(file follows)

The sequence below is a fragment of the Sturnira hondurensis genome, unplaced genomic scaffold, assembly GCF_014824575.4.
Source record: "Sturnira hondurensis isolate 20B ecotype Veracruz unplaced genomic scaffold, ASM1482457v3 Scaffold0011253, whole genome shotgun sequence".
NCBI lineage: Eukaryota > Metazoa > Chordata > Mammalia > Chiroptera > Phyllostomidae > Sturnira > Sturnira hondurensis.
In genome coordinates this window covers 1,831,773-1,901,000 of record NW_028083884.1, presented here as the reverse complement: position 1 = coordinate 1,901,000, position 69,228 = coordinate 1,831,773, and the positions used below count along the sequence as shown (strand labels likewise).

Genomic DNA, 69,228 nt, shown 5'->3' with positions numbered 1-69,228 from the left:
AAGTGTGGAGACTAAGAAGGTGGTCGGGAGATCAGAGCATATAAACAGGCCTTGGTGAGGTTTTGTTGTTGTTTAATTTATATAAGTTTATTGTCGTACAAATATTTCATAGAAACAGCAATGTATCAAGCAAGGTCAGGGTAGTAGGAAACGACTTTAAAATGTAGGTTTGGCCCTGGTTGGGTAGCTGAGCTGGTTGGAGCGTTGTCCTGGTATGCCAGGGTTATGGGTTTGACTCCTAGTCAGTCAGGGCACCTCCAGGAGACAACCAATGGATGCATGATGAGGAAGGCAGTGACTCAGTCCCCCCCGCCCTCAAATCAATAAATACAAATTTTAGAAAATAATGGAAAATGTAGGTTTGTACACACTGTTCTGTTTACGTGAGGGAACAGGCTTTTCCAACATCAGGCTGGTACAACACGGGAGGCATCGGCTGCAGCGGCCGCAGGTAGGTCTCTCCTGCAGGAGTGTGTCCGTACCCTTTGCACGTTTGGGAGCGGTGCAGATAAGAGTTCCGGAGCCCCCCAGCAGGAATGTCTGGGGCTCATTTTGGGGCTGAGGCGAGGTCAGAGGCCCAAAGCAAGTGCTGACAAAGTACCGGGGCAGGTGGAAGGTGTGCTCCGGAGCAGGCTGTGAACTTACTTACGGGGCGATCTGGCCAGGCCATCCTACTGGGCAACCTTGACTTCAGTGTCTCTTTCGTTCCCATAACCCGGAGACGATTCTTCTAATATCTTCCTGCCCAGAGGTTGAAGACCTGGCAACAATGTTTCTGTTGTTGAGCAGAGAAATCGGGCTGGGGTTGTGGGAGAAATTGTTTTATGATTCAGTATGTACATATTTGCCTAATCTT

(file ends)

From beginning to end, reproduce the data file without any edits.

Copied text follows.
The sequence below is a fragment of the Sturnira hondurensis genome, unplaced genomic scaffold, assembly GCF_014824575.4.
Source record: "Sturnira hondurensis isolate 20B ecotype Veracruz unplaced genomic scaffold, ASM1482457v3 Scaffold0011253, whole genome shotgun sequence".
NCBI lineage: Eukaryota > Metazoa > Chordata > Mammalia > Chiroptera > Phyllostomidae > Sturnira > Sturnira hondurensis.
In genome coordinates this window covers 1,831,773-1,901,000 of record NW_028083884.1, presented here as the reverse complement: position 1 = coordinate 1,901,000, position 69,228 = coordinate 1,831,773, and the positions used below count along the sequence as shown (strand labels likewise).

Genomic DNA, 69,228 nt, shown 5'->3' with positions numbered 1-69,228 from the left:
AAGTGTGGAGACTAAGAAGGTGGTCGGGAGATCAGAGCATATAAACAGGCCTTGGTGAGGTTTTGTTGTTGTTTAATTTATATAAGTTTATTGTCGTACAAATATTTCATAGAAACAGCAATGTATCAAGCAAGGTCAGGGTAGTAGGAAACGACTTTAAAATGTAGGTTTGGCCCTGGTTGGGTAGCTGAGCTGGTTGGAGCGTTGTCCTGGTATGCCAGGGTTATGGGTTTGACTCCTAGTCAGTCAGGGCACCTCCAGGAGACAACCAATGGATGCATGATGAGGAAGGCAGTGACTCAGTCCCCCCCGCCCTCAAATCAATAAATACAAATTTTAGAAAATAATGGAAAATGTAGGTTTGTACACACTGTTCTGTTTACGTGAGGGAACAGGCTTTTCCAACATCAGGCTGGTACAACACGGGAGGCATCGGCTGCAGCGGCCGCAGGTAGGTCTCTCCTGCAGGAGTGTGTCCGTACCCTTTGCACGTTTGGGAGCGGTGCAGATAAGAGTTCCGGAGCCCCCCAGCAGGAATGTCTGGGGCTCATTTTGGGGCTGAGGCGAGGTCAGAGGCCCAAAGCAAGTGCTGACAAAGTACCGGGGCAGGTGGAAGGTGTGCTCCGGAGCAGGCTGTGAACTTACTTACGGGGCGATCTGGCCAGGCCATCCTACTGGGCAACCTTGACTTCAGTGTCTCTTTCGTTCCCATAACCCGGAGACGATTCTTCTAATATCTTCCTGCCCAGAGGTTGAAGACCTGGCAACAATGTTTCTGTTGTTGAGCAGAGAAATCGGGCTGGGGTTGTGGGAGAAATTGTTTTATGATTCAGTATGTACATATTTGCCTAATCTT